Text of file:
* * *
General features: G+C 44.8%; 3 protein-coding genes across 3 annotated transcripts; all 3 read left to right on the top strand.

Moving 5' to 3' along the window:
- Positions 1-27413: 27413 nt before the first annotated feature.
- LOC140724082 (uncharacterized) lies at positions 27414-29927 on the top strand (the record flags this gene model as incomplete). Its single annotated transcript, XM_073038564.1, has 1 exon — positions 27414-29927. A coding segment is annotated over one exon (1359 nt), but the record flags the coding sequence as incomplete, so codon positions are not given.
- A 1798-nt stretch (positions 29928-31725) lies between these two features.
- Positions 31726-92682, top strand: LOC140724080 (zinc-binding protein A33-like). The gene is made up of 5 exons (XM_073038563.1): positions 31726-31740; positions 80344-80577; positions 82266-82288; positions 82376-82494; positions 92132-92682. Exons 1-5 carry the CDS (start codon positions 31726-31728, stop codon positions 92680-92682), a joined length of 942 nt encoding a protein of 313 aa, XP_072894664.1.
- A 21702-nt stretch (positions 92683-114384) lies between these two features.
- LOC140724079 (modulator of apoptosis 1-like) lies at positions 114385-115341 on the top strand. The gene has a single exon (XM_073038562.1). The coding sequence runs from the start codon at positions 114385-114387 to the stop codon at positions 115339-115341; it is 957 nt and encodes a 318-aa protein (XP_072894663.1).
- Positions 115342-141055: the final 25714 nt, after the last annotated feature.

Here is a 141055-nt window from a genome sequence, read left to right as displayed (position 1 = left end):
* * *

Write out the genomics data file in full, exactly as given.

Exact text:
General features: G+C 44.8%; 3 protein-coding genes across 3 annotated transcripts; all 3 read left to right on the top strand.

Moving 5' to 3' along the window:
- Positions 1-27413: 27413 nt before the first annotated feature.
- LOC140724082 (uncharacterized) lies at positions 27414-29927 on the top strand (the record flags this gene model as incomplete). Its single annotated transcript, XM_073038564.1, has 1 exon — positions 27414-29927. A coding segment is annotated over one exon (1359 nt), but the record flags the coding sequence as incomplete, so codon positions are not given.
- A 1798-nt stretch (positions 29928-31725) lies between these two features.
- Positions 31726-92682, top strand: LOC140724080 (zinc-binding protein A33-like). The gene is made up of 5 exons (XM_073038563.1): positions 31726-31740; positions 80344-80577; positions 82266-82288; positions 82376-82494; positions 92132-92682. Exons 1-5 carry the CDS (start codon positions 31726-31728, stop codon positions 92680-92682), a joined length of 942 nt encoding a protein of 313 aa, XP_072894664.1.
- A 21702-nt stretch (positions 92683-114384) lies between these two features.
- LOC140724079 (modulator of apoptosis 1-like) lies at positions 114385-115341 on the top strand. The gene has a single exon (XM_073038562.1). The coding sequence runs from the start codon at positions 114385-114387 to the stop codon at positions 115339-115341; it is 957 nt and encodes a 318-aa protein (XP_072894663.1).
- Positions 115342-141055: the final 25714 nt, after the last annotated feature.

Here is a 141055-nt window from a genome sequence, read left to right as displayed (position 1 = left end):